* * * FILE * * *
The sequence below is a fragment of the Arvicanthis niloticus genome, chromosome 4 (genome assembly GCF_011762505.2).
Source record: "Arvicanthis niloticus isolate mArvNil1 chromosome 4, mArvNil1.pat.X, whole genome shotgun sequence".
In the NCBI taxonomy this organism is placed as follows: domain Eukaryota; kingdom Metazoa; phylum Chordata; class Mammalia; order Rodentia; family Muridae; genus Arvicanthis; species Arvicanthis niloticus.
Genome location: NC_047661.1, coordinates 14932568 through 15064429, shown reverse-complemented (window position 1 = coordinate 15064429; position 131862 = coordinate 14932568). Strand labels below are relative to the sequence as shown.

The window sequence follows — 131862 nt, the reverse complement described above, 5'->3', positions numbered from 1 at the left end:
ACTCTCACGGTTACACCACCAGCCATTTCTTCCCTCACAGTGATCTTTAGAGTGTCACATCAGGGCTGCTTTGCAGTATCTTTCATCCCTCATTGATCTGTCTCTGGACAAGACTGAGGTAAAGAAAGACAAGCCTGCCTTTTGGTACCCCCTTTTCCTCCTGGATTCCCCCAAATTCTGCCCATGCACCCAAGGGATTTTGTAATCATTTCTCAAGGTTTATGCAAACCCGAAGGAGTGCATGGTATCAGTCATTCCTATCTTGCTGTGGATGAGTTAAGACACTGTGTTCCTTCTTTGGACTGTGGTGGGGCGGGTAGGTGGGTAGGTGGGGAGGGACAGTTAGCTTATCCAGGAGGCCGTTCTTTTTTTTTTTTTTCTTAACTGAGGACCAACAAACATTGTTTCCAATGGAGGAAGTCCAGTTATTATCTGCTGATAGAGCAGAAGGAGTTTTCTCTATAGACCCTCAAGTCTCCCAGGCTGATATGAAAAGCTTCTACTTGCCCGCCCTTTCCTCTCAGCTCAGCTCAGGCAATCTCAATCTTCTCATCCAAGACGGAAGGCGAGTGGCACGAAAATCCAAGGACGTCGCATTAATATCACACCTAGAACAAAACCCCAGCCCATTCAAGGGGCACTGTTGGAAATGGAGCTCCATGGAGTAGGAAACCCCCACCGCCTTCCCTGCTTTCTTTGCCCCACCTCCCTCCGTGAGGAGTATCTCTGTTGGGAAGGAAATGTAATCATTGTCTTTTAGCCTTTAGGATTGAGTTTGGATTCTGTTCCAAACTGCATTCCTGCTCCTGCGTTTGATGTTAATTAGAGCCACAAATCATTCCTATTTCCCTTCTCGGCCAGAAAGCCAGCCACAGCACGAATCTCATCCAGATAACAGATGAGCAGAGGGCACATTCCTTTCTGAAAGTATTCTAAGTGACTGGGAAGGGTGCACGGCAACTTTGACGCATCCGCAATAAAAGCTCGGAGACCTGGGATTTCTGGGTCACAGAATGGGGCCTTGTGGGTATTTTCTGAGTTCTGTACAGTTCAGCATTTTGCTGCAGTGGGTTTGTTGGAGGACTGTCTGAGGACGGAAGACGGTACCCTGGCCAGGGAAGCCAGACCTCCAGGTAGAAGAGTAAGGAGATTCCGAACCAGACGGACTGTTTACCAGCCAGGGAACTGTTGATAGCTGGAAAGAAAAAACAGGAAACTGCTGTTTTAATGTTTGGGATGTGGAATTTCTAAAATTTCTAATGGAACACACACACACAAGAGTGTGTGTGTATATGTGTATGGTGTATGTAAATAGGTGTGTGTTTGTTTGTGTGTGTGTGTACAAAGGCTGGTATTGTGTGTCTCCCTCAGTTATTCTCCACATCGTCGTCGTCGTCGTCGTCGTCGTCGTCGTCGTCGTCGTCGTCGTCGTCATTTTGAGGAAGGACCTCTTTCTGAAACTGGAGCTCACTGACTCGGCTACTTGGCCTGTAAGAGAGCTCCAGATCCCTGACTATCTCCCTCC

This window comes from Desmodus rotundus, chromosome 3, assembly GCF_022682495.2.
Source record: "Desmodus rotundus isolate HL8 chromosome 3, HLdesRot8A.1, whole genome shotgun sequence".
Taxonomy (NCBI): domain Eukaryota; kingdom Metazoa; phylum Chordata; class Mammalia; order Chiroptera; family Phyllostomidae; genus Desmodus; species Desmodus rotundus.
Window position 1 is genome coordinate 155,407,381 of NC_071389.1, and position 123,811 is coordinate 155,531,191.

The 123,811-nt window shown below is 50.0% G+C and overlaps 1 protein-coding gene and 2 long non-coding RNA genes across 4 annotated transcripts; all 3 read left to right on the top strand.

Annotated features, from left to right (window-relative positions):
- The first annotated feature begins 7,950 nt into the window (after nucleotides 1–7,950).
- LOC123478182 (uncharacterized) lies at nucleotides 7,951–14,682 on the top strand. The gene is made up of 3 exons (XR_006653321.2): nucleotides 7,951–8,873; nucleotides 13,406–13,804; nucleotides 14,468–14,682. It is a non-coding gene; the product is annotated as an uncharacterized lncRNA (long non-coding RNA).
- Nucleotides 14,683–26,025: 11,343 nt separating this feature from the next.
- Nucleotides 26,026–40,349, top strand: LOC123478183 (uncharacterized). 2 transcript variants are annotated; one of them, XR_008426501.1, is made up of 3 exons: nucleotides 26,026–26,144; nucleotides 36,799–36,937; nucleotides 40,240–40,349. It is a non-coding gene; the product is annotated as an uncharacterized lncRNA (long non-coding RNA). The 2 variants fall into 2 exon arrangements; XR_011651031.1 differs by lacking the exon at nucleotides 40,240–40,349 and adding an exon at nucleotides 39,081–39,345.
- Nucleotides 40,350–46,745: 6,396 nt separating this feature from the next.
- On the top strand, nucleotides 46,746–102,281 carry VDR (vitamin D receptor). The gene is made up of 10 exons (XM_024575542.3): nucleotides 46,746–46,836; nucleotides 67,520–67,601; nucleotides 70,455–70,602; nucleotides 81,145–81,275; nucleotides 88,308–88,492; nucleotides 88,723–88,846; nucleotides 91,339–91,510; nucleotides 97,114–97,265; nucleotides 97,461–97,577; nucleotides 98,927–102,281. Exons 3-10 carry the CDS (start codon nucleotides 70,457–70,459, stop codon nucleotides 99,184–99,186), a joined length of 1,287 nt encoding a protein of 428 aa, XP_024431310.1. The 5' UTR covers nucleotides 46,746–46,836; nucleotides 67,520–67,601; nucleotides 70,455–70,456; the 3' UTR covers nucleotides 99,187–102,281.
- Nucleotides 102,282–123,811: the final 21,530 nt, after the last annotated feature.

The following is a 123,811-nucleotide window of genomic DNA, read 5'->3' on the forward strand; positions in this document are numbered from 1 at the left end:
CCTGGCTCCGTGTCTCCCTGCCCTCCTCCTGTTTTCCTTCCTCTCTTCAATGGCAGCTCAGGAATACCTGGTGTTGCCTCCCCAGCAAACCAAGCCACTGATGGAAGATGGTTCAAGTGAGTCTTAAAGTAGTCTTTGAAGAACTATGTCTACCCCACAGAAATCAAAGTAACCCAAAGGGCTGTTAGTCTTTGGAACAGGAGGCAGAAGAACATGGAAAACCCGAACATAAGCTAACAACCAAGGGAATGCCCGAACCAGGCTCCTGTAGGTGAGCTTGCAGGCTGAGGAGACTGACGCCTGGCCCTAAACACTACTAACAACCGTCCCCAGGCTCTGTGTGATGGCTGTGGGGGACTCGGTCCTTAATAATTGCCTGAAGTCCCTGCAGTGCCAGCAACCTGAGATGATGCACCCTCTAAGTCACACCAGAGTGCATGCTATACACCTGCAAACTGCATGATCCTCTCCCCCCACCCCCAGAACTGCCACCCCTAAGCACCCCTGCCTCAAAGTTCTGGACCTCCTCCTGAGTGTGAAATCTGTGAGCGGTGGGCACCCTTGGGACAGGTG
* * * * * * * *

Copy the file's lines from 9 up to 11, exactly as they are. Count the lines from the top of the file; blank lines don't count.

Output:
Taxonomy (NCBI): domain Eukaryota; kingdom Metazoa; phylum Chordata; class Mammalia; order Chiroptera; family Phyllostomidae; genus Desmodus; species Desmodus rotundus.
Window position 1 is genome coordinate 155,407,381 of NC_071389.1, and position 123,811 is coordinate 155,531,191.

The 123,811-nt window shown below is 50.0% G+C and overlaps 1 protein-coding gene and 2 long non-coding RNA genes across 4 annotated transcripts; all 3 read left to right on the top strand.